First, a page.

The Results Are In: Skill Up's 2017 Survey
The Results Are In: Skill Up's 2017 Survey
In this article, we go over the results of Skill Up's latest survey and attempt to see what can be gleaned from these interesting results.
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Nearly 5,000 developers and tech professionals across the world responded to Packt’s third annual Skill Up survey to share their thoughts on the latest tech tools and trends, and how they work and learn. Skill Up 2017 also investigated wider questions about the tech industry - from its status and value in organizations and industry today, through to urgent issues around diversity.
The aim of Packt’s Skill Up survey is to help those working in tech make better decisions about the tools they decide to use, how they use them, and how they learn about them, in order to stay relevant and gain a competitive edge in their careers.
Who Took Part in Skill Up 2017?
Skill Up was circulated globally to people working across an array of sectors in tech; from mobile developers to big data engineers, and everyone in between. 4,731 respondents from 43 countries around the world took part. The majority of responses came from men aged between 35 and 45 working full-time in software solutions in the United States.
Skill Up at a Glance
And the Number One Tool Is…
Python. Its popularity has surged over recent years and it has clearly gained huge mainstream uptake due to its accessibility, fully featured standard library, rich ecosystem of libraries and frameworks, and highly engaged community. Joining Python in the top 5 are Git, Visual Studio, Eclipse, and Java.
What Should People Be Learning Next?
Python’s popularity won’t be waning anytime soon – it came in at second place as the tool to learn over the next 12 months. Python was beat out for the top position by Docker. With the growth of containerization, a surge in people learning Docker makes sense. Angular, Visual Studio and Jenkins also made the top 5.
Why Learn Something New?
‘There is a problem that I need to fix and don't know how’ is the number one reason why developers and tech professionals choose to learn something new. They also cite solving problems more effectively at work, and curiosity about tools and languages they’ve read about online as reasons to learn.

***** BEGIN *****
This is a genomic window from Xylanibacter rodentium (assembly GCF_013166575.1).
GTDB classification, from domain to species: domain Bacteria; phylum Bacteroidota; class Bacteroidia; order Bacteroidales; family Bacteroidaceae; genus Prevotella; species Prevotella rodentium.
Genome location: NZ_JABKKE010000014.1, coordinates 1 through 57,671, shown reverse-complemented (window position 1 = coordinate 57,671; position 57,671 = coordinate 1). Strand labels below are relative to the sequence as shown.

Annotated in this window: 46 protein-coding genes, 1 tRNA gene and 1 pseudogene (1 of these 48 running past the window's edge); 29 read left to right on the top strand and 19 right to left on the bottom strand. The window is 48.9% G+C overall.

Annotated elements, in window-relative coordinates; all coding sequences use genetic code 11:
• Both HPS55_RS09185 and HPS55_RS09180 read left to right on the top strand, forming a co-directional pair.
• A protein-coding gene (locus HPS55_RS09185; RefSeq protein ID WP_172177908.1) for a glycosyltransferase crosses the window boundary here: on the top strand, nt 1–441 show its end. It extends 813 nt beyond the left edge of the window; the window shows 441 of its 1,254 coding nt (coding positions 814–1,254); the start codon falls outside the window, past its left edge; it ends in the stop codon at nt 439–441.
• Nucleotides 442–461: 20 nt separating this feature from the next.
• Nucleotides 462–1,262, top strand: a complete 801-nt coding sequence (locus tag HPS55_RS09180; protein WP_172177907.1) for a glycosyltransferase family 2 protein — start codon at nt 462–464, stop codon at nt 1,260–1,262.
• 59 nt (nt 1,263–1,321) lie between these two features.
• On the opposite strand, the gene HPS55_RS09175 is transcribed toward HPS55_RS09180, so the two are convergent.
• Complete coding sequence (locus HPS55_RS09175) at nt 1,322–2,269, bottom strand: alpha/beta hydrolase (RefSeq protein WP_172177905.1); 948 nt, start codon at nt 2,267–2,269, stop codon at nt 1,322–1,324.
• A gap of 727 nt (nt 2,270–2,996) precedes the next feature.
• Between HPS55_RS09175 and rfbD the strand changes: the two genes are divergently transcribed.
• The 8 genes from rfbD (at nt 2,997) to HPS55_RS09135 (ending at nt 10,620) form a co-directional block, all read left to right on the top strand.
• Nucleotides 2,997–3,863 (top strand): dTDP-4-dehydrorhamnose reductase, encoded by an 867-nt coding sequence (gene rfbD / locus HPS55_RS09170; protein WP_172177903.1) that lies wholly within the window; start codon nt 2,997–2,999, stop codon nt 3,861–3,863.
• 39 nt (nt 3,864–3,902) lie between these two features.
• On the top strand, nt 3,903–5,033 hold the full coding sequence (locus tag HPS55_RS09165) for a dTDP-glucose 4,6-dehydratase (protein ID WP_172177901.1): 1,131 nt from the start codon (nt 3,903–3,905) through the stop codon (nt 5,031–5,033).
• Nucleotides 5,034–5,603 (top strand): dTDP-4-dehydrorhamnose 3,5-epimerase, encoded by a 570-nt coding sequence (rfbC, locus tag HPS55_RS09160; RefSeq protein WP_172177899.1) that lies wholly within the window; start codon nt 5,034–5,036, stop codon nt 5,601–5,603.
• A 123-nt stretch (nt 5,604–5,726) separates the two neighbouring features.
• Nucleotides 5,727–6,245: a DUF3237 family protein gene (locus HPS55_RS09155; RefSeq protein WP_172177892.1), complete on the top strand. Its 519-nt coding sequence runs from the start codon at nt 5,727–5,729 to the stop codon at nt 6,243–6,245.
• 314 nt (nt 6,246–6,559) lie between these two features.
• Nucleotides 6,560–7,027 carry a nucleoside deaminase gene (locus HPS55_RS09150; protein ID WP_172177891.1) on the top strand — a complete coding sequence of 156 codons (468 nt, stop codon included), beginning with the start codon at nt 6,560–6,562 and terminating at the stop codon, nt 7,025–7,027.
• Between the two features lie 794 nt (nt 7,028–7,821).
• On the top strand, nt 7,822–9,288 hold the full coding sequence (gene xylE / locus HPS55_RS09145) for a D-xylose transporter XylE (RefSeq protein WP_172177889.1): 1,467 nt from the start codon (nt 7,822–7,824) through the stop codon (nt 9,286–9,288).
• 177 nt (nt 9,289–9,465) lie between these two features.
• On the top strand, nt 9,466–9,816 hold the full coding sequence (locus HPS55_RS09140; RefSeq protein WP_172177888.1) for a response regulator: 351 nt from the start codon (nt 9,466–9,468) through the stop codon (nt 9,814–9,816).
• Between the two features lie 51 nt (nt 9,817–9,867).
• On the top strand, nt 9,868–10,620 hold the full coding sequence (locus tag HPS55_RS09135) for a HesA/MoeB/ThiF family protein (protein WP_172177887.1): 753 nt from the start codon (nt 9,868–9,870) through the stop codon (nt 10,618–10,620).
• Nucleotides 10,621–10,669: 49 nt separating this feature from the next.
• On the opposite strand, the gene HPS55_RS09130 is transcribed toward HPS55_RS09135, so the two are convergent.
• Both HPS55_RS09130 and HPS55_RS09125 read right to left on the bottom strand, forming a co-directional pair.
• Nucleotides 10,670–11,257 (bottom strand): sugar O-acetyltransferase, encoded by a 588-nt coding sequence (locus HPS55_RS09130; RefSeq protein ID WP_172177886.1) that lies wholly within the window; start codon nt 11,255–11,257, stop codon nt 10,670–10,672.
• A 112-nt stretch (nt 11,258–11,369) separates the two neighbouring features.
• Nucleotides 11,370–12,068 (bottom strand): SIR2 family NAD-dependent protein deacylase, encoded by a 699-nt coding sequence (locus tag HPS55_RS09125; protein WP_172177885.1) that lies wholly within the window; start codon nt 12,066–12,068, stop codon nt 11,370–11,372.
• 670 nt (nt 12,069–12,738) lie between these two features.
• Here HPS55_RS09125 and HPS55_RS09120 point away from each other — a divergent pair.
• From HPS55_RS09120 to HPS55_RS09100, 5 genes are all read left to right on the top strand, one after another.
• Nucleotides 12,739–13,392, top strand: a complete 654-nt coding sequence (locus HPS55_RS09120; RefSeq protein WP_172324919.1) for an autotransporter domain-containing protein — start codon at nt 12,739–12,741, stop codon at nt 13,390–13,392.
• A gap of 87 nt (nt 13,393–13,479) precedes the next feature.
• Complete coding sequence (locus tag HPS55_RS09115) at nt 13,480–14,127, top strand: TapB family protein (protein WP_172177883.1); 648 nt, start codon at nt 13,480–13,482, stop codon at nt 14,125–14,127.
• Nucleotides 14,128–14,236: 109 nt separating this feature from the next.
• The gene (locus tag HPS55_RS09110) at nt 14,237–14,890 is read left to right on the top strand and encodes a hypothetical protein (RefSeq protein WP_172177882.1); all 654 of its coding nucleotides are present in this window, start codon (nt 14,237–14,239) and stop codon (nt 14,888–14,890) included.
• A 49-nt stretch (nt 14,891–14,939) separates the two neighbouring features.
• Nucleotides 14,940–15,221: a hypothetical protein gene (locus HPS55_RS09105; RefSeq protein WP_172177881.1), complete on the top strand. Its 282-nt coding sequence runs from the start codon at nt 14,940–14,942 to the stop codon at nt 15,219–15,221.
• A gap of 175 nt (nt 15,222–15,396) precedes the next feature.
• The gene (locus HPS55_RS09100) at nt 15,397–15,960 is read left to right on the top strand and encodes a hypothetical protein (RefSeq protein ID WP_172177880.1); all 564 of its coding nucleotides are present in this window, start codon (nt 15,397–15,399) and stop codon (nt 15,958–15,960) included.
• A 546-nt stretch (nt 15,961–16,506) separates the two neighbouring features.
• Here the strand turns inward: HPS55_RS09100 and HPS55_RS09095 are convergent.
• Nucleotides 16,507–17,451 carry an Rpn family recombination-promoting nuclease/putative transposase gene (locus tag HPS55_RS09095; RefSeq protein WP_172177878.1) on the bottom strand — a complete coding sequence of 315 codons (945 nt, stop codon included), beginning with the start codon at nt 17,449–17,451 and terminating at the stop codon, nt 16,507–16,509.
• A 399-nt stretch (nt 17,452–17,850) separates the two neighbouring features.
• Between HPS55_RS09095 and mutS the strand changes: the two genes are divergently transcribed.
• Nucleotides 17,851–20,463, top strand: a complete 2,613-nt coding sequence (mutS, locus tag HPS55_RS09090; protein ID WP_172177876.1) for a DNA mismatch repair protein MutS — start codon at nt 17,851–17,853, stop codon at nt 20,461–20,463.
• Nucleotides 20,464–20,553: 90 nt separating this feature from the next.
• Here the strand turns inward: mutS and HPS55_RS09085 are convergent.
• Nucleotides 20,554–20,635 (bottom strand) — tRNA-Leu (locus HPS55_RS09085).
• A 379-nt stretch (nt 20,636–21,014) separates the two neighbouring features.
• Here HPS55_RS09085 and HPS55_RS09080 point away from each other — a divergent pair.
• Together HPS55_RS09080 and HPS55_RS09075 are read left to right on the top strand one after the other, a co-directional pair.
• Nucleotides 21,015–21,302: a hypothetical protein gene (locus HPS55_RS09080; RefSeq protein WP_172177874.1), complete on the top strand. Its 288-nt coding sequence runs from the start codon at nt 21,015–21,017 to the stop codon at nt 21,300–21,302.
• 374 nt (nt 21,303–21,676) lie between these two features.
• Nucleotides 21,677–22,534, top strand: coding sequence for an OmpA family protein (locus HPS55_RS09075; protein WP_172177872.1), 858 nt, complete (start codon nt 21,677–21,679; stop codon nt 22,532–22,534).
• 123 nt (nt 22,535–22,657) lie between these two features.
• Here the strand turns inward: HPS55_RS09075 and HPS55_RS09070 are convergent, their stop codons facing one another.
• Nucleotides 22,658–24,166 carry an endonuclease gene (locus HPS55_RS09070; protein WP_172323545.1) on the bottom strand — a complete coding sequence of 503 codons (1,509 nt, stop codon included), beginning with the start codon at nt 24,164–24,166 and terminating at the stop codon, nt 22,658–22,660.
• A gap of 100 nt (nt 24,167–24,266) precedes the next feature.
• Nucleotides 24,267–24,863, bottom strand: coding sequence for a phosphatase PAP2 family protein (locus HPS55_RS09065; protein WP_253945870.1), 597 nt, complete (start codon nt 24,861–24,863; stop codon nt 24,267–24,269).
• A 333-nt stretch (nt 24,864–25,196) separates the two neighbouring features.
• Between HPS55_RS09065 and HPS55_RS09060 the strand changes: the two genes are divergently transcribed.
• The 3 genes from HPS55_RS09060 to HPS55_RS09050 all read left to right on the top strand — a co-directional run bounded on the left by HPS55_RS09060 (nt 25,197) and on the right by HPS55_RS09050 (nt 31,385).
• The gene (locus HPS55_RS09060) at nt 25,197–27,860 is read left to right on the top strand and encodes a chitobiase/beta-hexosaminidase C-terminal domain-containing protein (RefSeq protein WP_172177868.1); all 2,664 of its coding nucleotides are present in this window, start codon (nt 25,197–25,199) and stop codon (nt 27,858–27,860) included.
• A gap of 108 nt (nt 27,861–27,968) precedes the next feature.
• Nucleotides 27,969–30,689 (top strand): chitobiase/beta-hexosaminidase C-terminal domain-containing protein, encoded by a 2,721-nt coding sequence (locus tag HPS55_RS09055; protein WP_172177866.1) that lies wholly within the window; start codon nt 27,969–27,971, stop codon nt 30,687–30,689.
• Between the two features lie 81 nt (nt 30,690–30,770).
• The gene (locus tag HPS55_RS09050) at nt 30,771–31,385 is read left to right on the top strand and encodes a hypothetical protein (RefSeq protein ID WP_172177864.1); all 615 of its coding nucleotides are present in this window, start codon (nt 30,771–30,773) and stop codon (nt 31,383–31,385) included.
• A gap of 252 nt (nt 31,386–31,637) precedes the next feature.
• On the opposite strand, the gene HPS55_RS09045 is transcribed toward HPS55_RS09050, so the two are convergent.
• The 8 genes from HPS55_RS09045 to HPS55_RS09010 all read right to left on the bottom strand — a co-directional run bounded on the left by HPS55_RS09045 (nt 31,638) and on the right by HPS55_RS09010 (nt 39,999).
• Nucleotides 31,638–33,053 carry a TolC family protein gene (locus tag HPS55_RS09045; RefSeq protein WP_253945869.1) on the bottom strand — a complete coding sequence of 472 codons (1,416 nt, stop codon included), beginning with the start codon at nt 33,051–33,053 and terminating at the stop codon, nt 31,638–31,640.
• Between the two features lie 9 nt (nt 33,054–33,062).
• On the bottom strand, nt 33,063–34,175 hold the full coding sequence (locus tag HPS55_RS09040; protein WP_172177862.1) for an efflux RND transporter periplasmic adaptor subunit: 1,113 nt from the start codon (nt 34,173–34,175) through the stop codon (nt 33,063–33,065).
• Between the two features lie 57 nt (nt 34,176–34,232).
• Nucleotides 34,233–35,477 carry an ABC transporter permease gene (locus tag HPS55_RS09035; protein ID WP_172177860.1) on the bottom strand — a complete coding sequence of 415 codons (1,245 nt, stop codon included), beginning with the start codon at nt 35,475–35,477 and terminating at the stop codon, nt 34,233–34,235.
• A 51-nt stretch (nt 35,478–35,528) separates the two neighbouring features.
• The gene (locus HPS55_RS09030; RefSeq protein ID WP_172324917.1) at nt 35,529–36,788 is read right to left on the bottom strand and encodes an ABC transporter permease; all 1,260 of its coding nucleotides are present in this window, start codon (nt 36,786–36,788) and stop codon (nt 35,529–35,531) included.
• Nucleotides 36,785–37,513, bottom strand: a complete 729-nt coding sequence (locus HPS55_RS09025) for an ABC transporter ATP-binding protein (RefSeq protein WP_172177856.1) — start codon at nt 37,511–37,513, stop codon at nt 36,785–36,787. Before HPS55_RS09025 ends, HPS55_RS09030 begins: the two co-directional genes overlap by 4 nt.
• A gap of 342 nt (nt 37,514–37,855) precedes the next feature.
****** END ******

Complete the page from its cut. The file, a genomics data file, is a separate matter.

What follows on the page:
18-34-year-olds are most likely to learn something new in order to expand their skillset and apply for a new role. Despite this career focus, they are the most likely to say they are not motivated to learn. The over 45s are very practical about their learning, saying that a new update or change to a language or tool they work with spurs them on to learn. Whilst they have the motivation to learn, they find that lack of time is their biggest barrier.
Skill Up also revealed that 18-34-year-olds are big Stack Overflow fans, whilst the over 45s are more into books.
The Skills That Pay the Bills
The big question – who’s earning the most? The top five roles1 with the ultimate earning power are C-Suite Level Managers, Big Data Engineers, Mid-level Leads/Managers, Security Engineers, and Information Architects. Unsurprisingly, developers and tech professionals in North America have the highest average salary, whilst those in South and South-East Asia make the least.
As for the lowest paid roles, hobbyists came out on top, yet we can assume respondents identifying as hobbyists do not work full-time in a tech role. In terms of full-time professions, Game Developers had the lowest average salary, followed by Web Developers, Technical Support Professionals, and Mobile Developers.
So what do you need to learn to earn? Respondents with Splunk, Hadoop, Kafka, Chef, or SAS under their belt earn more than the average salary. It seems as though Big Data is the industry to be in.
Does the Tech Industry Have a Gender Diversity Problem?
90% of respondents to Skill Up were male,2 which in itself reveals the industry’s lack of gender diversity. Packt asked respondents if they thought the tech industry does have a gender diversity issue, and a majority (47.2%) said yes. 24.3% didn’t think there was an issue, whilst 28.5% were on the fence.
The biggest gap between gender equality appeared in the Financial Services and Software Solutions sectors, whilst Design and Marketing came out on top for diversity. It may come as no surprise that 18-24-year-old males were the least likely to agree there is a gender diversity issue. Perhaps a rose-tinted view stemming from a lack of industry experience?
The full Skill Up 2017 survey report is free and available for download here.
 It’s worth noting that for the purposes of the survey, Packt specified 24 roles and asked respondents to box themselves according to the role they most identify with.
 8% of respondents were female, whilst 2% chose not to disclose their gender
Published at DZone with permission of Greta Geoghegan . See the original article here.
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